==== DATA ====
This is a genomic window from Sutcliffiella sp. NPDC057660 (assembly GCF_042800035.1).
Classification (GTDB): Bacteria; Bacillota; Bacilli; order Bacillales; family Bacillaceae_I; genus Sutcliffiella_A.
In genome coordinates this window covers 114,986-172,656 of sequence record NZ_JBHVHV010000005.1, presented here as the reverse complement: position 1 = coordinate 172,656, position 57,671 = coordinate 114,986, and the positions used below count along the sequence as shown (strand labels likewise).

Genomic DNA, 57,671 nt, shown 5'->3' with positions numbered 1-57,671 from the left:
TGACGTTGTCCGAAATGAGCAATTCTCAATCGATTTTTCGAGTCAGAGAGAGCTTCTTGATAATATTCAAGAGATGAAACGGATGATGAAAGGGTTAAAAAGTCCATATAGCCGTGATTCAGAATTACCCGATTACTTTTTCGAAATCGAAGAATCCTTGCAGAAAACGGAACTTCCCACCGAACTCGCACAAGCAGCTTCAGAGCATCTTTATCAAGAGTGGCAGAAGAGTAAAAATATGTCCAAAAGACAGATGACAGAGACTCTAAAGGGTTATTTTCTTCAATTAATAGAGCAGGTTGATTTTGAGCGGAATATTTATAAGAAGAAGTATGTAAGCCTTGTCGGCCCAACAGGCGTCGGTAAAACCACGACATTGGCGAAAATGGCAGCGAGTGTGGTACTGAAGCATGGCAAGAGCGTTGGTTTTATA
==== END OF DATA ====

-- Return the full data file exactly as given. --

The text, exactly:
This is a genomic window from Sutcliffiella sp. NPDC057660 (assembly GCF_042800035.1).
Classification (GTDB): Bacteria; Bacillota; Bacilli; order Bacillales; family Bacillaceae_I; genus Sutcliffiella_A.
In genome coordinates this window covers 114,986-172,656 of sequence record NZ_JBHVHV010000005.1, presented here as the reverse complement: position 1 = coordinate 172,656, position 57,671 = coordinate 114,986, and the positions used below count along the sequence as shown (strand labels likewise).

Genomic DNA, 57,671 nt, shown 5'->3' with positions numbered 1-57,671 from the left:
TGACGTTGTCCGAAATGAGCAATTCTCAATCGATTTTTCGAGTCAGAGAGAGCTTCTTGATAATATTCAAGAGATGAAACGGATGATGAAAGGGTTAAAAAGTCCATATAGCCGTGATTCAGAATTACCCGATTACTTTTTCGAAATCGAAGAATCCTTGCAGAAAACGGAACTTCCCACCGAACTCGCACAAGCAGCTTCAGAGCATCTTTATCAAGAGTGGCAGAAGAGTAAAAATATGTCCAAAAGACAGATGACAGAGACTCTAAAGGGTTATTTTCTTCAATTAATAGAGCAGGTTGATTTTGAGCGGAATATTTATAAGAAGAAGTATGTAAGCCTTGTCGGCCCAACAGGCGTCGGTAAAACCACGACATTGGCGAAAATGGCAGCGAGTGTGGTACTGAAGCATGGCAAGAGCGTTGGTTTTATA